What is the Difference Between Alzheimer’s Disease and Dementia?
Tom Duesbout, Pharmacist
Dementia and Alzheimer’s are two terms that are often used interchangeably to describe memory loss. In reality, however, they are different. Dementia is a non-reversible decline in mental function. While it can be common to have memory lapses as we age, dementia is different. Dementia affects our ability to carry out everyday tasks. It is more than forgetting where you may have placed an item or forgetting certain things. Patients with dementia may forget why they went to the store or even how to drive.
Dementia affects three areas of the brain: language, memory and decision making. The part of the brain that is affected is determined by what type of dementia someone has. Dementia is the catchall phrase that groups several disorders that cause chronic memory loss. The most common forms of dementia are: Alzheimer’s, vascular dementia, mixed dementia, Lewy body dementia and frontotemporal dementia. Alzheimer’s is the most common form of dementia, accounting for an estimated 60-80% of dementia cases.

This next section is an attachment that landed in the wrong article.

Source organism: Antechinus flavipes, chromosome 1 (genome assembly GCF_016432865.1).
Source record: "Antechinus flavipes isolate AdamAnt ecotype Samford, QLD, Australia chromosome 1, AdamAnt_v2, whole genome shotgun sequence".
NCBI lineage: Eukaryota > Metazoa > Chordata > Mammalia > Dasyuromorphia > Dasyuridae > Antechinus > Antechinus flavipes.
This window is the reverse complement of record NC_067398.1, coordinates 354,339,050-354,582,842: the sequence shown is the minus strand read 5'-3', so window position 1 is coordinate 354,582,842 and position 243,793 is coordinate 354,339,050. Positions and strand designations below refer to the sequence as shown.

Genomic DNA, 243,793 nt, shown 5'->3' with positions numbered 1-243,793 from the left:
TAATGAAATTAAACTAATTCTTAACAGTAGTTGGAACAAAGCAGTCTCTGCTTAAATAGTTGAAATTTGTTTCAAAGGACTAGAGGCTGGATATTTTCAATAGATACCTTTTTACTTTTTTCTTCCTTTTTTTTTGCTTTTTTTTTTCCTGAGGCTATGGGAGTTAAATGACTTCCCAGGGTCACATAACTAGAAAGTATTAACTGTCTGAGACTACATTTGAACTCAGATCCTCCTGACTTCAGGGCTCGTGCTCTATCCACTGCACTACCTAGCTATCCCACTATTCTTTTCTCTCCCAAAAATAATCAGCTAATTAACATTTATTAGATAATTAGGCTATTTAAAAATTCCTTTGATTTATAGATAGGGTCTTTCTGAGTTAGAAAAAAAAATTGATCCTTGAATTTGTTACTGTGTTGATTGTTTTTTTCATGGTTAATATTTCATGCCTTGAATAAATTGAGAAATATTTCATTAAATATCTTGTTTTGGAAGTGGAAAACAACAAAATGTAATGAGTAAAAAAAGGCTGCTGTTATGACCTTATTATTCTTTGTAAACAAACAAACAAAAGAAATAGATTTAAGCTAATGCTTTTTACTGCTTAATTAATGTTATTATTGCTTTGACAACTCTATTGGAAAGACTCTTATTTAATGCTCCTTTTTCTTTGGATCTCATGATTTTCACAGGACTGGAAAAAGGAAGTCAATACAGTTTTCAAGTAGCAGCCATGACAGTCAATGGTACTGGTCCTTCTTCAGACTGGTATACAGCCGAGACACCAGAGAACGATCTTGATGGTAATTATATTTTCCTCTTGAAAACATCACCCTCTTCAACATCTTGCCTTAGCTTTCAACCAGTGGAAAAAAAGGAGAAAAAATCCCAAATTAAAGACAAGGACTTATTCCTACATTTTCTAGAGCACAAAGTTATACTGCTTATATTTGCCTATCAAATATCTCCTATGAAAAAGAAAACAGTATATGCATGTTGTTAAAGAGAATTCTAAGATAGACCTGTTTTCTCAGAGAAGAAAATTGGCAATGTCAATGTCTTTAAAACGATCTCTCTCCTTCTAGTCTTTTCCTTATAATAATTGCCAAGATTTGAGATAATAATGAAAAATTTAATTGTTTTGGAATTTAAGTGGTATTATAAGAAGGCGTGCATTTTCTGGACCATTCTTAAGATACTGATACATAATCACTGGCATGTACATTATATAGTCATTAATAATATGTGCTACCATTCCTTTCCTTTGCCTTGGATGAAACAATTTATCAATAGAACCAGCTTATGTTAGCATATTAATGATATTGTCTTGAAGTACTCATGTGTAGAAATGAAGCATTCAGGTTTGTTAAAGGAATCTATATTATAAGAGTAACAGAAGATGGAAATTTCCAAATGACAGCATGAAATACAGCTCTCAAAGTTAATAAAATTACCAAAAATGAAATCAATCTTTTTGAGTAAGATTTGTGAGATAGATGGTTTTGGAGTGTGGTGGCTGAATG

As a pharmacist, a common theme I have encountered with patients who have dementia is that it not only affects them, but also their loved ones. Patients with dementia need more care and are not as independent as they once were. This places increased responsibility on family members. Family members may have a hard time reasoning with the individual, which can cause conflict. This can be a lot for everyone to deal with, but keep in mind that the patient with dementia is unable to change their situation and will need help and support from other sources.
The views and opinions expressed above are those of the author and do not necessarily represent that of AmerisourceBergen Drug Corporation. The content is for informational purposes only and is not intended to diagnose, prescribe or treat any health condition and should not be used as a substitute for consulting with your health professional.
June 1, 2020